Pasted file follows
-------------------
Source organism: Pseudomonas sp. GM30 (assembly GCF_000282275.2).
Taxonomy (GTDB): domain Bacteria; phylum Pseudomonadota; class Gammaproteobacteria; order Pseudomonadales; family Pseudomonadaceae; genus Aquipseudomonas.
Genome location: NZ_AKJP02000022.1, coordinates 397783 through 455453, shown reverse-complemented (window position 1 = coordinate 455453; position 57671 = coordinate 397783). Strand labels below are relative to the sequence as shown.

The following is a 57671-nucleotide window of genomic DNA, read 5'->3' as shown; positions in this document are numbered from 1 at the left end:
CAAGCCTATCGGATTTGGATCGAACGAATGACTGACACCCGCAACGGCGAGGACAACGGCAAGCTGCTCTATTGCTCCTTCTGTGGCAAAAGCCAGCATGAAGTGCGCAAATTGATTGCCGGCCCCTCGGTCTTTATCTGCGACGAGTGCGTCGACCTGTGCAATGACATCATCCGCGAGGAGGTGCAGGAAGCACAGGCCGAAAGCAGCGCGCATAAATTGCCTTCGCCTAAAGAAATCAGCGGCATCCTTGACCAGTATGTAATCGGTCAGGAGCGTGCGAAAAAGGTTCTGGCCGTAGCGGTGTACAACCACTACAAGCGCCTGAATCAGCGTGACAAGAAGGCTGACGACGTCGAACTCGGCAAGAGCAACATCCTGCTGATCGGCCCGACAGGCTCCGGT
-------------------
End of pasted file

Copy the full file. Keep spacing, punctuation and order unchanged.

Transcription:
Source organism: Pseudomonas sp. GM30 (assembly GCF_000282275.2).
Taxonomy (GTDB): domain Bacteria; phylum Pseudomonadota; class Gammaproteobacteria; order Pseudomonadales; family Pseudomonadaceae; genus Aquipseudomonas.
Genome location: NZ_AKJP02000022.1, coordinates 397783 through 455453, shown reverse-complemented (window position 1 = coordinate 455453; position 57671 = coordinate 397783). Strand labels below are relative to the sequence as shown.

The following is a 57671-nucleotide window of genomic DNA, read 5'->3' as shown; positions in this document are numbered from 1 at the left end:
CAAGCCTATCGGATTTGGATCGAACGAATGACTGACACCCGCAACGGCGAGGACAACGGCAAGCTGCTCTATTGCTCCTTCTGTGGCAAAAGCCAGCATGAAGTGCGCAAATTGATTGCCGGCCCCTCGGTCTTTATCTGCGACGAGTGCGTCGACCTGTGCAATGACATCATCCGCGAGGAGGTGCAGGAAGCACAGGCCGAAAGCAGCGCGCATAAATTGCCTTCGCCTAAAGAAATCAGCGGCATCCTTGACCAGTATGTAATCGGTCAGGAGCGTGCGAAAAAGGTTCTGGCCGTAGCGGTGTACAACCACTACAAGCGCCTGAATCAGCGTGACAAGAAGGCTGACGACGTCGAACTCGGCAAGAGCAACATCCTGCTGATCGGCCCGACAGGCTCCGGT